But art doesn’t always imitate life and in the case of art making, risk can be a good and productive element of artistic growth. When I find myself returning to Bayles and Orland, it is always their section on uncertainty I await rereading that fortunately is not too far into the book. [1, 19] The authors relate many examples of artists going through many revisions before emerging with something worthwhile.
William Kennedy gamely admitted that he re-wrote his own novel Legs eight times, and that “seven times it came out no good. Six times it was especially no good. The seventh time out it was pretty good, though it was way too long. My son was six years old by then and so was my novel and they were both about the same height.”
My own process is largely experimental, and often repetitive. Even when I am in the midst of creating a series of images that are supposed to be connected thematically, I think about weather, time of day, and direction and possible quality of light as much as I do about place. In earlier days, I usually shot in spite of bad light; now I seldom do, even if a particular subject is on a bucket list of subjects that might fit in well with one or more series in which I am currently involved. Moreover, many shots that I have liked were surprises; found subjects rather than subjects known a priori. Others had to be reshot on different occasions until my own evolving vision of what I was looking for converged with the image I had just created. In this context, risk and uncertainty are not problematic, nor is realizing that control is often illusory.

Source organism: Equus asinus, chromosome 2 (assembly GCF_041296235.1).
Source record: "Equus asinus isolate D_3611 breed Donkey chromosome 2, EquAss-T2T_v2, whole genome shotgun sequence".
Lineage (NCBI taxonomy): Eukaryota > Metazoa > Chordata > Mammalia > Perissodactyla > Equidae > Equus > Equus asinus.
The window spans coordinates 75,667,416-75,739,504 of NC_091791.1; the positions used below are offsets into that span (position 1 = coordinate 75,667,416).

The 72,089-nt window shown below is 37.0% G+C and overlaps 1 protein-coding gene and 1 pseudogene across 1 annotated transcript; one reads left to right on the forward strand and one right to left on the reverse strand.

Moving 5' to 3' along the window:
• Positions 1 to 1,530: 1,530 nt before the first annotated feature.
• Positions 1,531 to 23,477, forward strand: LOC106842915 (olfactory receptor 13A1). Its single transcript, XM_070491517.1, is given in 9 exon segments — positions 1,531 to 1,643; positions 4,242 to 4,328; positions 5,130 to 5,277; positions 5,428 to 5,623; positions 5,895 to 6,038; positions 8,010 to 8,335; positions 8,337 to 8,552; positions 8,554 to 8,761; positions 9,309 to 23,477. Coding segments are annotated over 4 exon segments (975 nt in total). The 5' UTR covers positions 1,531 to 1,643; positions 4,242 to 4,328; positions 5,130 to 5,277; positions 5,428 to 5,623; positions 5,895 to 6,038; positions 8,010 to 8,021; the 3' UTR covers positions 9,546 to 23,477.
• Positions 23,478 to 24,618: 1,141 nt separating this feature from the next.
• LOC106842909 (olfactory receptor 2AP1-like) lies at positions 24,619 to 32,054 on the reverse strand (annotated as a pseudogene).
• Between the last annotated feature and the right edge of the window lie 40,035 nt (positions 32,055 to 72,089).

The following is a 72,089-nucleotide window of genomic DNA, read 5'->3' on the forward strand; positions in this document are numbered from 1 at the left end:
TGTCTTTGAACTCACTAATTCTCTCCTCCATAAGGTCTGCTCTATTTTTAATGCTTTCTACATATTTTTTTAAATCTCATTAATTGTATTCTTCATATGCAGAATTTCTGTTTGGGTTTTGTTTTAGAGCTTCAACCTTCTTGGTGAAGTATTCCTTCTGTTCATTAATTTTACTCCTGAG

Back in 2007, I drove through the town of Regina, which is in the northwest part of New Mexico, just north of La Jara and Cuba and a bit south of the Jicarilla Apache Nation Reservation. It was late in the afternoon and the lighting was in front of me, so I didn’t spend much time there. The shot below is one of nine I took that afternoon. This image was taken before I discovered the advantages of tilt-shift lenses, so in addition to the lousy light, there is way too much foreground and too little sky. At least the vertical lines are reasonably vertical.
I returned to Regina during the summer of 2016 and took the following series of the same gas station. The much better light was a factor in making me more enthusiastic about taking the space a little more seriously, I was also more willing to explore the space more thoroughly and conduct my own impromptu experiment. What might this place yield in terms of an image or two that might be interesting enough to either include in a series or treat as a stand-alone singular image?